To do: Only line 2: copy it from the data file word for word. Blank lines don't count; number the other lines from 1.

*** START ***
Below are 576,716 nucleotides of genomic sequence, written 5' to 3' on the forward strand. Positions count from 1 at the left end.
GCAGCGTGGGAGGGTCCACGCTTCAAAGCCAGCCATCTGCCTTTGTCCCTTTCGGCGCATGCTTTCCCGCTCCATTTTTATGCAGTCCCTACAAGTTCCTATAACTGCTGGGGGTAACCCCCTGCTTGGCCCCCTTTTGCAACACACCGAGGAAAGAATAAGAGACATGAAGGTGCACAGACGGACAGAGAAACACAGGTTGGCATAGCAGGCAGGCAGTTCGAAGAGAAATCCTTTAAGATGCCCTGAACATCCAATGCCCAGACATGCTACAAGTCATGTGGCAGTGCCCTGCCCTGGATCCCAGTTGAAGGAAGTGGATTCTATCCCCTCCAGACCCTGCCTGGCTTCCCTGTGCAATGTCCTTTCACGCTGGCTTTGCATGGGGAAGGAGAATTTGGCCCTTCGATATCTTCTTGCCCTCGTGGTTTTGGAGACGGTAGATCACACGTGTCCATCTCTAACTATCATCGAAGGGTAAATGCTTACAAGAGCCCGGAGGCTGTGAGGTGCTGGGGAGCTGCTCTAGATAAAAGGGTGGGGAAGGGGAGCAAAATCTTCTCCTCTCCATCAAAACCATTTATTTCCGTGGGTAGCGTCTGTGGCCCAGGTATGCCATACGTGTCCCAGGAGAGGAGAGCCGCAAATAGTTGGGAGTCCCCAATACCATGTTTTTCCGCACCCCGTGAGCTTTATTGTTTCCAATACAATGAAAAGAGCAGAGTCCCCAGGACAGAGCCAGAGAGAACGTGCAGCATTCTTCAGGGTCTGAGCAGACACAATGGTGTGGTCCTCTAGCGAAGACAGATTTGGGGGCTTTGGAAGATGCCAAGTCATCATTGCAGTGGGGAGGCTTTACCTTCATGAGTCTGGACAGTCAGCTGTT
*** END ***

GCAGCGTGGGAGGGTCCACGCTTCAAAGCCAGCCATCTGCCTTTGTCCCTTTCGGCGCATGCTTTCCCGCTCCATTTTTATGCAGTCCCTACAAGTTCCTATAACTGCTGGGGGTAACCCCCTGCTTGGCCCCCTTTTGCAACACACCGAGGAAAGAATAAGAGACATGAAGGTGCACAGACGGACAGAGAAACACAGGTTGGCATAGCAGGCAGGCAGTTCGAAGAGAAATCCTTTAAGATGCCCTGAACATCCAATGCCCAGACATGCTACAAGTCATGTGGCAGTGCCCTGCCCTGGATCCCAGTTGAAGGAAGTGGATTCTATCCCCTCCAGACCCTGCCTGGCTTCCCTGTGCAATGTCCTTTCACGCTGGCTTTGCATGGGGAAGGAGAATTTGGCCCTTCGATATCTTCTTGCCCTCGTGGTTTTGGAGACGGTAGATCACACGTGTCCATCTCTAACTATCATCGAAGGGTAAATGCTTACAAGAGCCCGGAGGCTGTGAGGTGCTGGGGAGCTGCTCTAGATAAAAGGGTGGGGAAGGGGAGCAAAATCTTCTCCTCTCCATCAAAACCATTTATTTCCGTGGGTAGCGTCTGTGGCCCAGGTATGCCATACGTGTCCCAGGAGAGGAGAGCCGCAAATAGTTGGGAGTCCCCAATACCATGTTTTTCCGCACCCCGTGAGCTTTATTGTTTCCAATACAATGAAAAGAGCAGAGTCCCCAGGACAGAGCCAGAGAGAACGTGCAGCATTCTTCAGGGTCTGAGCAGACACAATGGTGTGGTCCTCTAGCGAAGACAGATTTGGGGGCTTTGGAAGATGCCAAGTCATCATTGCAGTGGGGAGGCTTTACCTTCATGAGTCTGGACAGTCAGCTGTT